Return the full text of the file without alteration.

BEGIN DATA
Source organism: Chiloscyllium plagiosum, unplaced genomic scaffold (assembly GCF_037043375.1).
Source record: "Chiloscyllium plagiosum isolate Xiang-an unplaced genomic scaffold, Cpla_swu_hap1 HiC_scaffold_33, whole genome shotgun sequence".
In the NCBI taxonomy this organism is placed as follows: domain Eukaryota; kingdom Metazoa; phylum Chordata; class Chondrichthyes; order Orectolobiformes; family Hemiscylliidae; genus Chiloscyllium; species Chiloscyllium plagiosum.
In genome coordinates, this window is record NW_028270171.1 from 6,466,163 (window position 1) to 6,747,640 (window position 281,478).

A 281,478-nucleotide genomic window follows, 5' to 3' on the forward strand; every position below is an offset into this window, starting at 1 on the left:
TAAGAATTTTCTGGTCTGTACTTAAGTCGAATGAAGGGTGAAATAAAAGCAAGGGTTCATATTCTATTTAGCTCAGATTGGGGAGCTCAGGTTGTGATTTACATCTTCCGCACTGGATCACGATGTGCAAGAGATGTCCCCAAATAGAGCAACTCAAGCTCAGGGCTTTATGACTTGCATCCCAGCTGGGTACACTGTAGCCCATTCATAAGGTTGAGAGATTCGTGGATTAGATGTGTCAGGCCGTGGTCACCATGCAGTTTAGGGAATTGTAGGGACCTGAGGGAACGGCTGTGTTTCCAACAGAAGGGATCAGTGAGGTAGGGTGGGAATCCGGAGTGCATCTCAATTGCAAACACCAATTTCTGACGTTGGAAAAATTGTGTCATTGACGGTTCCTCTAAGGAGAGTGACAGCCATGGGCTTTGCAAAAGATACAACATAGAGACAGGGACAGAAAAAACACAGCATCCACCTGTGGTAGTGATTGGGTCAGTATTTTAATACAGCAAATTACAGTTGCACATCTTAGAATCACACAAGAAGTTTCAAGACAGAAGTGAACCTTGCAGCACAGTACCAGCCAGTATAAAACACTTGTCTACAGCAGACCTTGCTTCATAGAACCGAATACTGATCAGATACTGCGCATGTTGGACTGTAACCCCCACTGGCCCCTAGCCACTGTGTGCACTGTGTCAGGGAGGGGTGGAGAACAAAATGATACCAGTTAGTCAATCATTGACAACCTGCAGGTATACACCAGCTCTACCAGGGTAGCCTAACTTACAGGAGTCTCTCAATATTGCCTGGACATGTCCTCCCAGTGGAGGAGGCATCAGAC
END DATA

Source organism: Chiloscyllium plagiosum, unplaced genomic scaffold (assembly GCF_037043375.1).
Source record: "Chiloscyllium plagiosum isolate Xiang-an unplaced genomic scaffold, Cpla_swu_hap1 HiC_scaffold_33, whole genome shotgun sequence".
In the NCBI taxonomy this organism is placed as follows: domain Eukaryota; kingdom Metazoa; phylum Chordata; class Chondrichthyes; order Orectolobiformes; family Hemiscylliidae; genus Chiloscyllium; species Chiloscyllium plagiosum.
In genome coordinates, this window is record NW_028270171.1 from 6,466,163 (window position 1) to 6,747,640 (window position 281,478).

A 281,478-nucleotide genomic window follows, 5' to 3' on the forward strand; every position below is an offset into this window, starting at 1 on the left:
TAAGAATTTTCTGGTCTGTACTTAAGTCGAATGAAGGGTGAAATAAAAGCAAGGGTTCATATTCTATTTAGCTCAGATTGGGGAGCTCAGGTTGTGATTTACATCTTCCGCACTGGATCACGATGTGCAAGAGATGTCCCCAAATAGAGCAACTCAAGCTCAGGGCTTTATGACTTGCATCCCAGCTGGGTACACTGTAGCCCATTCATAAGGTTGAGAGATTCGTGGATTAGATGTGTCAGGCCGTGGTCACCATGCAGTTTAGGGAATTGTAGGGACCTGAGGGAACGGCTGTGTTTCCAACAGAAGGGATCAGTGAGGTAGGGTGGGAATCCGGAGTGCATCTCAATTGCAAACACCAATTTCTGACGTTGGAAAAATTGTGTCATTGACGGTTCCTCTAAGGAGAGTGACAGCCATGGGCTTTGCAAAAGATACAACATAGAGACAGGGACAGAAAAAACACAGCATCCACCTGTGGTAGTGATTGGGTCAGTATTTTAATACAGCAAATTACAGTTGCACATCTTAGAATCACACAAGAAGTTTCAAGACAGAAGTGAACCTTGCAGCACAGTACCAGCCAGTATAAAACACTTGTCTACAGCAGACCTTGCTTCATAGAACCGAATACTGATCAGATACTGCGCATGTTGGACTGTAACCCCCACTGGCCCCTAGCCACTGTGTGCACTGTGTCAGGGAGGGGTGGAGAACAAAATGATACCAGTTAGTCAATCATTGACAACCTGCAGGTATACACCAGCTCTACCAGGGTAGCCTAACTTACAGGAGTCTCTCAATATTGCCTGGACATGTCCTCCCAGTGGAGGAGGCATCAGAC